How to Make a Frozen Margarita, Texas’s Favorite Summer Cocktail, at Home 

You need a blender (obviously), but also the right tequila-to-ice ratio

July 28, 2023 6:28 am
Frozen Carriqui Margarita (left) and Goode Company’s Damn Goode Margarita.
Frozen Carriqui Margarita (left) and Goode Company’s Damn Goode Margarita
Carriqui/Goode Co. Kitchen & Cantina

When the temperature reaches triple digits in Texas, there’s not a lot you can do to cool off, short of jumping in a pool or decamping to Colorado. But based on the volume of frozen Margaritas served this time of year, it’s easy to believe that they hold the answer — or at least provide a temporary cure to the injustices doled out by this unholy season. Unlike some classic cocktails, the Margarita doesn’t have a precise origin date or agreed-upon inventor. The same goes for the frozen version, and it’s likely that people have been blending ice with tequila and lime since blenders hit the mainstream. But the advent of the frozen Margarita machine? That’s one thing we do know.

The now-ubiquitous machine got its start at Mariano’s restaurant in Dallas in 1971. Founder Mariano Martinez had just opened and needed a quick way to serve thirsty crowds. As the story goes, the first few days of business were so busy, and the blenders behind the bar so finicky, that bartenders started walking out. Soon after, Martinez had a eureka moment when he stopped into a local 7-Eleven store and witnessed Slurpee machines serving smooth frozen drinks. Determined to follow suit, he bought an old soft-serve machine and tweaked it to fit his needs, and the restaurant began pouring perfect frozen Margaritas every time. The bartenders were happy, the customers were happy and Martinez kicked off a trend that’s still going strong 50 years later. (That first Mariano’s machine is now a piece of treasured history — you can see it on display at the Smithsonian’s National Museum of American History in Washington, D.C.)

You don’t have to look far to find frozen Margaritas in Texas. Nearly every Mexican and Tex-Mex restaurant serves them, and the cocktail is a mainstay at patio bars and outdoor venues across the state. Some places enlist blenders, but given their noise levels and inconsistencies — humans are still responsible for measuring out the ingredients and ice — most high-volume bars and restaurants opt for the reliable machine.

Carriqui in San Antonio estimates that on a typical summer day, it makes about 150 traditional Margaritas and more than 100 frozens. All in, that’s 1,750 Margaritas per week and 7,500 per month. Or, in technical terms, a lot of Margaritas. “The frozen Margarita is such an essential summer staple because it’s that ‘special something’ to help with bearing the triple digit heat here in Texas,” says Carriqui chef Jaime Gonzalez. “It revives, refreshes and cools you down, all while serving as a delightful complement to those ingredients that are typically in season at this time of year.”

Stuck in Texas With No Pool? Here’s Where to Rent One.
From a private, cliffside oasis to Insta-ready spreads for 20 people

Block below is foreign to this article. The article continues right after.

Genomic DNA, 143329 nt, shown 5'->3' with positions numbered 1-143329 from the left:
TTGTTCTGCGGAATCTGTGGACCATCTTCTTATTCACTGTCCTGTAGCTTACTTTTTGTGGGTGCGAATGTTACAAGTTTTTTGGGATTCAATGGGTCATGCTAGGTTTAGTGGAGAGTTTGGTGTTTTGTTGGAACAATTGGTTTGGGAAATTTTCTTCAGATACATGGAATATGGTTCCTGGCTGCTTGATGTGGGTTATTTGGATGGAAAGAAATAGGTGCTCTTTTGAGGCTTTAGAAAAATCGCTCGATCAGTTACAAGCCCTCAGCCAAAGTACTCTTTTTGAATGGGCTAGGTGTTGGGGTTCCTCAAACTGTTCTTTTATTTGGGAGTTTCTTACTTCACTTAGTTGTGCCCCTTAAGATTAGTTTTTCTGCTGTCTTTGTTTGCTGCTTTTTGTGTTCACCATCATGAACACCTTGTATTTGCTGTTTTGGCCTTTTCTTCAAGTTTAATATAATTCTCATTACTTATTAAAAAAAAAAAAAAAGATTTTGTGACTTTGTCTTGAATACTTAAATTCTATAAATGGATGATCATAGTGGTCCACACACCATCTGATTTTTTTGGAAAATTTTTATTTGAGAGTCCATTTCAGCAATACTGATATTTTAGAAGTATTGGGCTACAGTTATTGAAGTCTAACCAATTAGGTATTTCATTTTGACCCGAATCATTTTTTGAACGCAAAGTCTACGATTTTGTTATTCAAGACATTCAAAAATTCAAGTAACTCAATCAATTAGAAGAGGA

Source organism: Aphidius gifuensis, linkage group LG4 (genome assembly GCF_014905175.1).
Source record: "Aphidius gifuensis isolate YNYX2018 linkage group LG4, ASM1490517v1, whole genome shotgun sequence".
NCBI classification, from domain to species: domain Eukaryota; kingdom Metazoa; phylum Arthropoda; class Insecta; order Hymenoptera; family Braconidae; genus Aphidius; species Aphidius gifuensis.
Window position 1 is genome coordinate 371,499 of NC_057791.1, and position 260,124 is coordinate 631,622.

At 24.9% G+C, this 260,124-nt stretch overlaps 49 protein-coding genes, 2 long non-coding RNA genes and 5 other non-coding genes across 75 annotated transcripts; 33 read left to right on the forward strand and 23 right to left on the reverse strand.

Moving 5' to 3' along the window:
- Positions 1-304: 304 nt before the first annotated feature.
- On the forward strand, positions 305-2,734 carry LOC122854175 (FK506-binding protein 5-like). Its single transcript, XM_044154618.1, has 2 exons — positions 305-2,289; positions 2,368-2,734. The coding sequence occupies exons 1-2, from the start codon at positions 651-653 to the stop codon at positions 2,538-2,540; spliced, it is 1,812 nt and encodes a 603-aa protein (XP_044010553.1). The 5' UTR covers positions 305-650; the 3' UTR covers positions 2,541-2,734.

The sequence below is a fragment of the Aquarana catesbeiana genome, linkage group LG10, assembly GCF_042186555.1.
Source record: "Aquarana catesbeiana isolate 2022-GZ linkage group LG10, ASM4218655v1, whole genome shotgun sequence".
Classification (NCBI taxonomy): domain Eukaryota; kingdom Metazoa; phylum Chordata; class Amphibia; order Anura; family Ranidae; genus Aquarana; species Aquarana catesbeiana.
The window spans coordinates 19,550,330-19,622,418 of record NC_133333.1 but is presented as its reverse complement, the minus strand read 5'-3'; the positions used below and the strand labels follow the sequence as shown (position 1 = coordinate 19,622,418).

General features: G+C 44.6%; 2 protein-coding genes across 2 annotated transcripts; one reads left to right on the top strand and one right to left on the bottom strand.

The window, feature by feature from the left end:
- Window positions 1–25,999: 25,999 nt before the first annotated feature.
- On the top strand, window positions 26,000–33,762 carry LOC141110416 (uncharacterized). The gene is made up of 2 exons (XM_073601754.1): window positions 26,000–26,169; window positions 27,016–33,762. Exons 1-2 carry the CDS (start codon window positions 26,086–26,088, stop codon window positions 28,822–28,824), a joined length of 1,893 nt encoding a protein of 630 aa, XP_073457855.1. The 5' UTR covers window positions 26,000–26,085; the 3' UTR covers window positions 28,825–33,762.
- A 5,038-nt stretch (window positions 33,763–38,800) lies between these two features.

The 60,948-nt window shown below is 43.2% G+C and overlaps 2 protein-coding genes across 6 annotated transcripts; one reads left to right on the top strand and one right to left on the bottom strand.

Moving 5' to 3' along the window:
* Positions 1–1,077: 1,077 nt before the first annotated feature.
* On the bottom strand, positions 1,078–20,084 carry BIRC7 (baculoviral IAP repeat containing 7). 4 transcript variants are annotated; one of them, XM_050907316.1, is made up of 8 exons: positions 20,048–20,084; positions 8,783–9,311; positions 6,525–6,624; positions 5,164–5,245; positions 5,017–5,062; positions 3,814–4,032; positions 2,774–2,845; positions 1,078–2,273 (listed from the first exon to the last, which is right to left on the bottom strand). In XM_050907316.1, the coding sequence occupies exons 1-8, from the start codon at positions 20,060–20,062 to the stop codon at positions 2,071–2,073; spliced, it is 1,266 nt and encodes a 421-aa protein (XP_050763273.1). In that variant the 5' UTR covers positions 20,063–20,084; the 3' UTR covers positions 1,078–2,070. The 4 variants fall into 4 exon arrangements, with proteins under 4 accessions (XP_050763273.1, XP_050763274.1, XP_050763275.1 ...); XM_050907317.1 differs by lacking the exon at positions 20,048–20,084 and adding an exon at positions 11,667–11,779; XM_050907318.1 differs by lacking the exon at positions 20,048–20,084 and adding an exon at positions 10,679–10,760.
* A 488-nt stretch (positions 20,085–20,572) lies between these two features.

Investing in a Margarita machine for your house is probably one of the smarter ROI decisions you could make. But most people make frozen drinks in a blender, a practice that can result in a Margarita that’s either too watered down or littered with mini icebergs. The Carriqui bar team says that laying down a base of high-quality tequila leaves more room for dilution — aim for about 30% water — without the cocktail losing its edge.

Houston’s Goode Company also enlists Margarita machines across its concepts, including at Goode Co. Kitchen & Cantina. But if a machine’s not in the cards, beverage director Westin Galleymore says the trick is finding the right ratio between liquor, sugar and dilution. “Sugar creates body, and if dialed in correctly, you get a velvety smooth texture,” he says. “Dilution is needed, otherwise your drink will not freeze and just be a really cold liquid. Too much, though, and you’ve now got shaved ice with the booze separating away.” The right ratio of tequila, sugar and ice will ensure a good consistency that’s neither liquid nor snow cone. “You can get super fancy here and get a small device that will tell you what your brix levels [the percentage of sugar dissolved in water] are, but the most fun and rewarding way is through trial and error,” he adds.

Making frozen Margaritas at home won’t change the temperature outside, but it will make you feel cooler — and happier — and sometimes that’s all you need to turn summer malaise into a party. So grab a bottle of tequila and some limes, and give these bartender-approved recipes a whirl in the blender.

Frozen Carriqui Margarita

Servings: 4

  • ¾ cup blanco tequila
  • ½ cup triple sec
  • ¾ cup fresh lime juice
  • 2 Tbsp. agave syrup
  • 4 cups ice
    1. Combine all ingredients in a blender, and blend until smooth. Divide among salt- or Tajin-rimmed glasses.

Goode Company’s Damn Goode Margarita

Servings: 10

  • 2 cups blanco tequila
  • 1 cup fresh lime juice
  • ½ cup light agave syrup
  • ½ cup orange liqueur
  • 2 cups crushed ice
    1. Combine all ingredients in a blender (a Vitamix if you have it), and let it rip until smooth. Divide among salt-rimmed glasses.


Join America's Fastest Growing Spirits Newsletter THE SPILL. Unlock all the reviews, recipes and revelry — and get 15% off award-winning La Tierra de Acre Mezcal.